On January 3, 2018, 58-year-old Lance Wayne Waite was shot at a Gate Pa property known as The Trap - a cluttered second-hand store and drug-dealing premises.

This afternoon, a jury deliberates on the future of the man accused of Waite's murder.

Colin Jeffries-Smith, 28, is on trial in the Rotorua High Court and does not deny he pulled the trigger of the .22 Ruger rifle twice but denies it was murder or manslaughter.

Waite, a senior Mongrel Mob member, had taken or "taxed" Jeffries-Smith's car as security for a drug deal gone wrong. He died of his gunshot wounds at Tauranga Hospital later that same day.

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Casino Heta Williams, a Black Power gang member, is also on trial defending charges of being an accessory after the fact to murder and unlawful possession of the firearm.

The Crown alleges that Williams had possession of the Ruger at some stage between January 1 and 4, 2018, and loaned it to Jeffries-Smith - urging him to shoot Waite.

The court heard Williams gave Jeffries-Smith a place to hide, fresh clothes, a new SIM card for his phone and coached him what to tell the police about the shooting.

During his closing arguments, Williams' defence lawyer John Holmes urged the jury not to place undue weight on drawing inferences of guilt without strong evidence. This included there being no evidence of Williams being involved in the drug scene, he said.

Holmes said the Ruger was found in a tent during a police search on January 4, 2018, but Williams was in Gisborne at the time.

Williams' earlier admissions of unlawful possession of two other firearms also did not mean automatic guilt of possession of the Ruger, which he had no knowledge of, he said.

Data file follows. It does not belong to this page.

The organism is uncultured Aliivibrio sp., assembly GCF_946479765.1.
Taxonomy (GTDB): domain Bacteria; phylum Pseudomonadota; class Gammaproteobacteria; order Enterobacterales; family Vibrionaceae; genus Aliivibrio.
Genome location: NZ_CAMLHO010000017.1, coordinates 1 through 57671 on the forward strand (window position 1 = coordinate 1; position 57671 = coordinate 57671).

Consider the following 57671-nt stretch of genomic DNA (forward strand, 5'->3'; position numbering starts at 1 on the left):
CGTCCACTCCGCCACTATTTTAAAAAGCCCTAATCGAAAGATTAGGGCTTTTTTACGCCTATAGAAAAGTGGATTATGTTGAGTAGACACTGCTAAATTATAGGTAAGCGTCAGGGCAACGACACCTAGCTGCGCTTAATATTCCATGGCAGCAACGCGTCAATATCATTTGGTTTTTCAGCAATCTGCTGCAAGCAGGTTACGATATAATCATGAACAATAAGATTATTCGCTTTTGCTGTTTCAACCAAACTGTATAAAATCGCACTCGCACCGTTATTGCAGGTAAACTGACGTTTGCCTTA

"You also must be absolutely sure Mr Williams had knowledge an alleged murder or fatal shooting having taken place before it was made public by the police," he said.

A Crown witness gave evidence of overhearing Williams telling Jeffries-Smith, the day before the shooting to "stand up for himself" and to shoot Waite.

Holmes said other than a witness' testimony, no other witnesses recalled this conversation.

"Helping out a mate with a place to stay and SIM card is not evidence of guilt," he said.

There was a "sheer absence of direct evidence" linking Williams with the Ruger and attempting to help Jeffries-Smith to avoid a conviction for alleged murder.

On Friday, Jeffries-Smith's lawyer Mark Edgar told the jury his client felt like a "sitting duck" and pulled the trigger because he feared for his life and the lives of his family.

"Colin says when he returned to The Trap to ask for [his] car keys back, Waite yells out "you better have the f****n money or your f****n family is going to get it," Edgar said.

Faced with the "gravest fear imaginable" Jeffries-Smith made his fatal decision, he said.

Crown solicitor Anna Pollett earlier told the jury there was "no clearer case of murder" and
Williams was also "up to his eyeballs in it" in assisting Jeffries-Smith, she said.

The jury has retired to consider its verdicts.